3. A series of short visits and participant observations at up to 40 pop-up places from, or of direct relevance to, the three types, as well as interviews with key players in pop-up’s organisation.

These levels will allow me to produce detailed knowledge about particular pop-up places, but without losing the sense of pop-up culture’s plurality, diversity and prominence within the city.

The next section of this blog will explain the rationale behind each of the types of pop-ups I’ve decided to focus on, demonstrating how they draw out the common themes and structures identified.

By Ella Harris

 

Everyday Augmentations of Place

LS Duggan

Digital technologies are becoming increasingly intertwined with everyday life at all scales. As a result they are having significant and often multiple impacts on the everyday geographies of many people. It could be said that in today’s world, many of our daily practices involve, if not rely upon, the use of internet-enabled digital technologies.

Increasingly this tethering of digital technology and practice is mediated through the mobile devices that we carry in our pockets or bags. When in use, these devices (primarily the popular smartphones and tablets available) make little distinction between what we once considered the ‘online’ and the ‘offline’ world. In effect, they are being used to mediate the material and the virtual in everyday practice.

Fundamental to my research is examining how these coming-togethers of the material and the virtual have affected a sense of place. I am particularly interested in how this digitally-mediated nexus affects a sensuous experience of place, which I suggest is inextricable to the assemblage(s) that constitutes place. My primary aim is therefore to explore how digital technologies augment everyday sensory experiences of place.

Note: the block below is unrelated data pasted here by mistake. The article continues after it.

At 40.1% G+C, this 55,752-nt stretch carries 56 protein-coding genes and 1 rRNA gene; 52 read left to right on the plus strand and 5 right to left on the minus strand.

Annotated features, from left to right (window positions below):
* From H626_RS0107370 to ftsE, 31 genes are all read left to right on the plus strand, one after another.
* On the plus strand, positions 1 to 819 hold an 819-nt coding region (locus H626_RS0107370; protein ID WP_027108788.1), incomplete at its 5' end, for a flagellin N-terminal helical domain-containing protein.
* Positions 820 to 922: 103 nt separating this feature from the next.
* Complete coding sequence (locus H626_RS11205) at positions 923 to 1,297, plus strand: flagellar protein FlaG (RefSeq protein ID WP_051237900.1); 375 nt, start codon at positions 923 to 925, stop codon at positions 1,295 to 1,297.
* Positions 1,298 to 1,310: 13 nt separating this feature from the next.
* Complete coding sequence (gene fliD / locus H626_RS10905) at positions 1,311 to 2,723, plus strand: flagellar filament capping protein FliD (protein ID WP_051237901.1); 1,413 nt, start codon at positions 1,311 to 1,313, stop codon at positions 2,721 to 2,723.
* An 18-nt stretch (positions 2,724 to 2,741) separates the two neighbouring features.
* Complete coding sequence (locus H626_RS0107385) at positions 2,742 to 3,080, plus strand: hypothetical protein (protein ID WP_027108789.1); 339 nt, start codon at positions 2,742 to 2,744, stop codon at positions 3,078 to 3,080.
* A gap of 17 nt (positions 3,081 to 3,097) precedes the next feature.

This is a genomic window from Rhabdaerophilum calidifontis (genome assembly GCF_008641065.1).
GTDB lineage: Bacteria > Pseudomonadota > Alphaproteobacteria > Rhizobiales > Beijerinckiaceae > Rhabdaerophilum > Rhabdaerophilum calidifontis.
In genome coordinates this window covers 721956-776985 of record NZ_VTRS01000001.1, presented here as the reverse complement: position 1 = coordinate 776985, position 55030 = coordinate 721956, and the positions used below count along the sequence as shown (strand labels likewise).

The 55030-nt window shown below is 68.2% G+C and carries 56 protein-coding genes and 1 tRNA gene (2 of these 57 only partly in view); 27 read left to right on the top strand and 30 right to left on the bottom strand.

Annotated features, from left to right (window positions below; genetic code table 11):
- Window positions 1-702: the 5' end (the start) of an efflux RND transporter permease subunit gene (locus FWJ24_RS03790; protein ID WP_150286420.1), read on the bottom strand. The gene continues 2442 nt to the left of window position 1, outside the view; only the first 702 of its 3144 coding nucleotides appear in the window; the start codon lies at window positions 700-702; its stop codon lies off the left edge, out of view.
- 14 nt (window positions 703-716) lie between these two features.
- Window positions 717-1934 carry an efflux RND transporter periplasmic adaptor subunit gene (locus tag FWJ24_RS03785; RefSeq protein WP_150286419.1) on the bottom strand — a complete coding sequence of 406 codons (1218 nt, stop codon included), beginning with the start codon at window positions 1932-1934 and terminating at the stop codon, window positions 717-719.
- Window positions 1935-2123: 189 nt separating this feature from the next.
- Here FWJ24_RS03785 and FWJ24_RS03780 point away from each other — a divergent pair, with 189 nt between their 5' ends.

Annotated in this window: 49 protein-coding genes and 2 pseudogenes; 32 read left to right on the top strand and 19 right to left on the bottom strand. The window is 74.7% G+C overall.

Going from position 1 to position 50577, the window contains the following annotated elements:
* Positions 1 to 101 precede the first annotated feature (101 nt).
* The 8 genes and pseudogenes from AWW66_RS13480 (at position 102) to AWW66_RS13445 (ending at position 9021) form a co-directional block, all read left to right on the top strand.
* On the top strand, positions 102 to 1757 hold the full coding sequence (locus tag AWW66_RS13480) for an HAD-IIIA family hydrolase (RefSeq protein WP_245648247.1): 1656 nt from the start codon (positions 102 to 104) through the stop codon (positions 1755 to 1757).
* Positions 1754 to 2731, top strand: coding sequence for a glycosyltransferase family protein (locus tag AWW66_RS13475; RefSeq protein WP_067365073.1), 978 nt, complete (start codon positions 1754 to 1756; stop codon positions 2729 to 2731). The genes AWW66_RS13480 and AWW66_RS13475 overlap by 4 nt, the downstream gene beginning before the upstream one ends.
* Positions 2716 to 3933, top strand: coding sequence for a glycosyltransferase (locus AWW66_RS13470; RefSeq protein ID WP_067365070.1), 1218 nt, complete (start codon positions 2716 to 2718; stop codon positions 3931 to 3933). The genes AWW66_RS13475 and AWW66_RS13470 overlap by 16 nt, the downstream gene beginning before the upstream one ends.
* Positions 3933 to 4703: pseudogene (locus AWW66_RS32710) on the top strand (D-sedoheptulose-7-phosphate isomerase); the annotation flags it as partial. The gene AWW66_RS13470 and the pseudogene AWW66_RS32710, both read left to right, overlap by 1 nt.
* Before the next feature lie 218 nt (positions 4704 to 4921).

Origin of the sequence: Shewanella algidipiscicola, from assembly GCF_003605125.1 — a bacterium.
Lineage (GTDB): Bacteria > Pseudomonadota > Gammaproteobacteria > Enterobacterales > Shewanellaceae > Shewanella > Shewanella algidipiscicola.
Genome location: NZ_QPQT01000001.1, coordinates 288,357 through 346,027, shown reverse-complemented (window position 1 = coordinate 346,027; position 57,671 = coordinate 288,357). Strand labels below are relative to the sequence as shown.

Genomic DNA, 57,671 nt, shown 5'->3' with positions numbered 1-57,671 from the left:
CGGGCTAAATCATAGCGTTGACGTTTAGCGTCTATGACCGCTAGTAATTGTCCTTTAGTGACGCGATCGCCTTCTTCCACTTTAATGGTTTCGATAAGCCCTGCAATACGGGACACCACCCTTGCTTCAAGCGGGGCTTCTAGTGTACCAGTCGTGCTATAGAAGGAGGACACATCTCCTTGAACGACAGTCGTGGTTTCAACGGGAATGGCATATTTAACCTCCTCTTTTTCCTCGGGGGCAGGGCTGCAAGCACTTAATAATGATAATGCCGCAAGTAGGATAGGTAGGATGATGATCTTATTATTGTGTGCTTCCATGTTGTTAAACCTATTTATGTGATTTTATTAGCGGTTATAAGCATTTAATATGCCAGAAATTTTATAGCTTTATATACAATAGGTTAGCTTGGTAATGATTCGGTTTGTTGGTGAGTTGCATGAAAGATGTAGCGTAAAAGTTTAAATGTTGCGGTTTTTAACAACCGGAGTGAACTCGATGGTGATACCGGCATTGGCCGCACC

Technology has always been used in one way or another to augment our experiences, and therefore our sense of the world. I would however argue that digital technologies offer something novel in the way that they come to augment everyday life. I suggest that unlike previous technologies, those emerging today facilitate immediate access to a dense layering of dynamic information, to be retrieved from any location with cellular or WiFi connectivity. Noting the ‘real-world’ impact that access to this information can have, my research will examine what affect(s) this may have on a sense of place.